‘The Church in Madras’
A 3-volume red hardback set (I.88.1) housed in Gladstone’s Library, Hawarden, Wales.
Written by Rev Frank Penny from 1904. Final volume published in 1912.
Frontispiece: Presented by the Secretary of State for India (1905, Vol 1-2), Presented by the Secretary of State for India in Council (1912, Vol 3).
Vol 1 1640 – 1805 Inc. St Mary’s, Madras, page 81
Vol 2 1805 – 1835 Inc. St Stephen’s, Ooty, page 320
Vol 3 1835 – 1861 Inc. All Saint’s, Coonoor, page 169
It was thrilling to see on page 196, the word ‘should’ written in pencil in the margin by William Gladstone replacing ‘shall’, proving that Gladstone himself read these volumes!
The East India Company (EIC)
The EIC was neutral about Christianity and its work, but their Charter of 1698 (renewed in 1792 by William Wilberforce) required them to employ Chaplains. These, in turn, had to be approved by the Bishop of London and had to be from the Protestant Communion.
However, the EIC officially discouraged and sometimes prevented the work of missionaries and Christian mission. The Royal Danish Mission and the SPCK (mostly Germans) worked in the south of India for the ‘Great principle of the duty of promoting Christian Knowledge’. There was therefore a marked difference between the work of the EIC Chaplains and that of the SPCK missionaries.
Fifteen Churches were built within the bounds of the Madras Presidency by the Company and six or eight more were built privately.
By 1835-61, 41 Churches had been built in India.
See also – Bishop Stephen Neill, ‘The History of Christianity in India’.
Just yards from the beach, south of Chennai, this Church is traditionally built near to or over the site where ‘Doubting’ Thomas, the Apostle to India, was reputedly martyred in AD72, having come to India in AD52.
This large white Roman Catholic Cathedral dates from 1896, and was given the status of Basilica in 1956.
It is one of only three churches worldwide said to contain the tomb of one of the twelve disciples of Jesus.
Marco Polo recorded a chapel on the seashore during his travels in Asia in 1293. The original small church was built by the Portuguese in 1523. The Prelates on this brass plaque in the Basilica date back to 1600.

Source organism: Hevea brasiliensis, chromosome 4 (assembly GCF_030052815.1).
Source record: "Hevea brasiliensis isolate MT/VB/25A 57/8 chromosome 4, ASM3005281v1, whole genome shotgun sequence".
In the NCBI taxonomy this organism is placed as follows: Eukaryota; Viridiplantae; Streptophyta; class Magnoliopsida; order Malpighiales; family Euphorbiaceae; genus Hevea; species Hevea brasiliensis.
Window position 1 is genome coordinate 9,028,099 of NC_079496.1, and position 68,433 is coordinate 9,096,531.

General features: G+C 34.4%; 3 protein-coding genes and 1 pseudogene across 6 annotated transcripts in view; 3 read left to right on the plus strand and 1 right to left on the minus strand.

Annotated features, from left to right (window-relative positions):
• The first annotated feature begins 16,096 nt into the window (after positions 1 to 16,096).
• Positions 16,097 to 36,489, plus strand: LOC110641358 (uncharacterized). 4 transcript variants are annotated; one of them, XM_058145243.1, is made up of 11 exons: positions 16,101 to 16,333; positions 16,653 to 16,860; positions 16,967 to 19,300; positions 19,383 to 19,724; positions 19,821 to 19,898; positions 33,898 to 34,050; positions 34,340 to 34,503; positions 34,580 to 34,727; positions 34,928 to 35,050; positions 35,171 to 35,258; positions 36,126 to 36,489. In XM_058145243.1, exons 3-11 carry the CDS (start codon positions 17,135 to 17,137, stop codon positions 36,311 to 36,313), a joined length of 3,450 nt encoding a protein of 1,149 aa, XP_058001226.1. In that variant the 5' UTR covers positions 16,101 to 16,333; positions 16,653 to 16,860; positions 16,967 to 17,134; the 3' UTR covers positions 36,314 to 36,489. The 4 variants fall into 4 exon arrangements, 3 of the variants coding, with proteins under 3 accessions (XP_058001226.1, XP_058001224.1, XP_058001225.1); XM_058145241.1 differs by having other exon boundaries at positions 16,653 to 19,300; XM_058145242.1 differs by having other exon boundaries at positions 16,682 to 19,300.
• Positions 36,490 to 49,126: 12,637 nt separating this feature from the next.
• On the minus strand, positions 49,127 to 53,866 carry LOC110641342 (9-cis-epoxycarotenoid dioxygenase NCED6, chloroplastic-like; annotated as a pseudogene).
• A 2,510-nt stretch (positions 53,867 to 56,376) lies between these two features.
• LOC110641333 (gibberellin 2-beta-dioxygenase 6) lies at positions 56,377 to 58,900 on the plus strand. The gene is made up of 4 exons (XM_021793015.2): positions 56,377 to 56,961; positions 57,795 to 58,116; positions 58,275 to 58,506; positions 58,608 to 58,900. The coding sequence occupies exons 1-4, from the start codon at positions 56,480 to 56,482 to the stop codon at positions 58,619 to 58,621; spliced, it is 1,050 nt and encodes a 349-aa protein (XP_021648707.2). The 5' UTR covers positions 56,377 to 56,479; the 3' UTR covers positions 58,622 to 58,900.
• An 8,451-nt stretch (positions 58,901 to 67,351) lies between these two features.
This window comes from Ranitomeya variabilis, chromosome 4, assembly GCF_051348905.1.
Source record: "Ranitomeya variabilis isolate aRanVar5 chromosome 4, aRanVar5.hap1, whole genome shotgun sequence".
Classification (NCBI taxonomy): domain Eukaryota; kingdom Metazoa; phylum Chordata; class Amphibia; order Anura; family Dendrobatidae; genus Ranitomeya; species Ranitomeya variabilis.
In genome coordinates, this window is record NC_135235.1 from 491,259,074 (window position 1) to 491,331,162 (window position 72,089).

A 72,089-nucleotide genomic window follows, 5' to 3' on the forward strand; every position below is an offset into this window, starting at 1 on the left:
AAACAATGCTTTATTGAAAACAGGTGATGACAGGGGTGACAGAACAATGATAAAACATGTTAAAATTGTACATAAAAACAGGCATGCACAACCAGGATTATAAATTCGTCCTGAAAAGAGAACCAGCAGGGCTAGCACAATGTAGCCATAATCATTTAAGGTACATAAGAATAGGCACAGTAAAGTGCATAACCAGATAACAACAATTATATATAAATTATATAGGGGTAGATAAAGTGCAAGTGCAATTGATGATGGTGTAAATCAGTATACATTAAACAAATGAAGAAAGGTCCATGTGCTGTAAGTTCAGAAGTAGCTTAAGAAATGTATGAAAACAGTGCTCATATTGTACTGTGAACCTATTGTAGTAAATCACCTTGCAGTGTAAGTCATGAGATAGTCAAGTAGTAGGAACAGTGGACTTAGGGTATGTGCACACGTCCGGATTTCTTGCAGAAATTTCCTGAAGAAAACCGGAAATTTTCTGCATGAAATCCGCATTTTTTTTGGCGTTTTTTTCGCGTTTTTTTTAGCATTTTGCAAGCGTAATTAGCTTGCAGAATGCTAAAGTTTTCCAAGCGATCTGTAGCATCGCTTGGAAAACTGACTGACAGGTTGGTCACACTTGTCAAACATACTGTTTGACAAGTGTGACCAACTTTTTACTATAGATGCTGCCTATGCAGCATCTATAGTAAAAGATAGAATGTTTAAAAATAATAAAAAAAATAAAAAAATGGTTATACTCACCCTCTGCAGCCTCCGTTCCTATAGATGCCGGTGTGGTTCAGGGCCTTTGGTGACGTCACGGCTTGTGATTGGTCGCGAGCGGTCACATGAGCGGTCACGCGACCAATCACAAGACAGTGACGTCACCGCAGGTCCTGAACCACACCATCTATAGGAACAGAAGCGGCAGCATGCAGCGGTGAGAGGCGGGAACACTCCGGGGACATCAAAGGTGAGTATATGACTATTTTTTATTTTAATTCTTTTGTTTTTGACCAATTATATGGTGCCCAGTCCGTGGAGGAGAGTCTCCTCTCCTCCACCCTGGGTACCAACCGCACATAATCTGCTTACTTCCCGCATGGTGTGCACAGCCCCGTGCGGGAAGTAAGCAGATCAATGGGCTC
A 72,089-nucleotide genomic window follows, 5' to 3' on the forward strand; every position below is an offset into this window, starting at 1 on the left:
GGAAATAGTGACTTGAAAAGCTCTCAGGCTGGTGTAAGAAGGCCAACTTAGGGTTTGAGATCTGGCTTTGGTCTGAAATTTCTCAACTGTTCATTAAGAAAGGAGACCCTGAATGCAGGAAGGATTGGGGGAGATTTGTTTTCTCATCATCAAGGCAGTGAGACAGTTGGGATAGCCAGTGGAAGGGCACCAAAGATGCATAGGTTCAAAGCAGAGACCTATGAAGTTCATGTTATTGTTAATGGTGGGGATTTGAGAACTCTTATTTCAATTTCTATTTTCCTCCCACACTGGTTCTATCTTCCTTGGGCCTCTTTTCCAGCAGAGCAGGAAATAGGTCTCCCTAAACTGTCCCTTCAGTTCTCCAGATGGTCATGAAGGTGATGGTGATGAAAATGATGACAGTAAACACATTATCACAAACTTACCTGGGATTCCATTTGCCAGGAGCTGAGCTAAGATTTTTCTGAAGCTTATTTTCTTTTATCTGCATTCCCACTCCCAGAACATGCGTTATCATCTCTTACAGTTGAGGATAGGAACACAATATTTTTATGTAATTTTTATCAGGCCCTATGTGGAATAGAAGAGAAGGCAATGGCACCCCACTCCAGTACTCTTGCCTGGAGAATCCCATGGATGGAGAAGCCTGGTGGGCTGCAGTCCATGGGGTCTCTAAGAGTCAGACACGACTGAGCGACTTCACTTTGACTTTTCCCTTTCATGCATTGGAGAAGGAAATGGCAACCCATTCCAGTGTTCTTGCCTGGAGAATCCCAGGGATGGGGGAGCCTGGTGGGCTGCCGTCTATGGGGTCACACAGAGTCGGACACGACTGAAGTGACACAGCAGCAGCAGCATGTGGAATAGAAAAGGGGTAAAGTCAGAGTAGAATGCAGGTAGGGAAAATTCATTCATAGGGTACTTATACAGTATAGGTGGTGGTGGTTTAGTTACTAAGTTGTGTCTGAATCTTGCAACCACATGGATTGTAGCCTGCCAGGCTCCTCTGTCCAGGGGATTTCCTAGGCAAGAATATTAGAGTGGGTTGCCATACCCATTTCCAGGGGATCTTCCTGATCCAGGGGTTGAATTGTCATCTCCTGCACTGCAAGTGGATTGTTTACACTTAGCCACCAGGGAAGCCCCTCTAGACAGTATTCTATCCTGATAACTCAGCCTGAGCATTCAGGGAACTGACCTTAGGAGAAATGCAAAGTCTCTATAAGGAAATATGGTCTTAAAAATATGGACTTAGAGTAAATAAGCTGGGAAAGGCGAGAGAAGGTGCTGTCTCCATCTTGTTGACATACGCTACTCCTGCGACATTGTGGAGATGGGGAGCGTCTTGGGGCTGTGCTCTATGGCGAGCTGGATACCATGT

Coonoor was one of three Hill stations established by the British Raj in the Nilgiri Hills in Southern India. Elevation 1720m.
The Church was dedicated in 1851 and opened in 1854. A distinctive cream-coloured English-style Church in India.
‘A charming and restful spot of great natural beauty’ (The Church in Madras).
My journal entry (October 2014):
‘After lunch, we visited All Saints Church, next door to the Gateway Heritage Hotel. This was quite a revelation – a beautiful interior, well looked after and clearly still well used. It has a dark wood, vaulted roof space, lots of stained glass and is well painted both inside and out. Someone opened up for us. So glad that he did. The large and reasonably well tended graveyard contained the usual poignant memorials to those who died in India – from the military, the church and the planter community. All far from home’
Ooty or Ootacamund in the Nilgiri Hills was one of three Hill stations in the area favoured by the British Raj. Elevation 2240m.
Ootacamund became the summer headquarters of the Madras Presidency, nicknamed ‘Snooty Ooty’.
The Church was dedicated in 1829, opened at Eastertide 1831 and is the oldest church in the Nilgiris.
It has a beautiful dark wooden ceiling with huge beams hauled by elephant, following the capture of the city palace of the conquered and feared enemy of the British, Tipu Sultan, in Seringapatam over 100km away.
My journal entry (October 2014):
‘We arrived at St Stephen’s Church, a cream-coloured, somewhat squat building dating from 1831. Climbing the steps, we entered the Church after first removing our shoes. It had a gorgeous dark wood interior with white paint and the usual array of brass memorial plaques. Outside, I wandered through yet another unkempt Anglican, colonial graveyard full of decaying tombs and headstones, now in the hands of CSI but utterly uncared for and overgrown. How many relatives know anything about any of these graves? There must be thousands of such spots all across India, gradually fading away into the past’.
Like so many of us, I’m guilty of living way too much in the future – planning, thinking, dreaming, hurrying – and today somehow can seem far less significant. This attitude can be like; let’s just get through today as, in our heads, it’s already past, and move urgently onto the next thing!
Living like this means I have almost certainly missed some of the key events in the life of our family, something I now regret. Mother Teresa is quoted as saying, ‘Yesterday has gone, tomorrow has not yet come. We have only today’.
This is what the Bible has to say in James 4:
‘Now listen, you who say, ‘Today or tomorrow we will go to this or that city, spend a year there, carry on business and make money.’ Why, you do not even know what will happen tomorrow. What is your life? You are a mist that appears for a little while and then vanishes. Instead, you ought to say, ‘If it is the Lord’s will, we will live and do this or that’.
It’s ‘WHO’ you are today that counts. It’s ‘WHAT’ you do today that matters.
Do enjoy TODAY.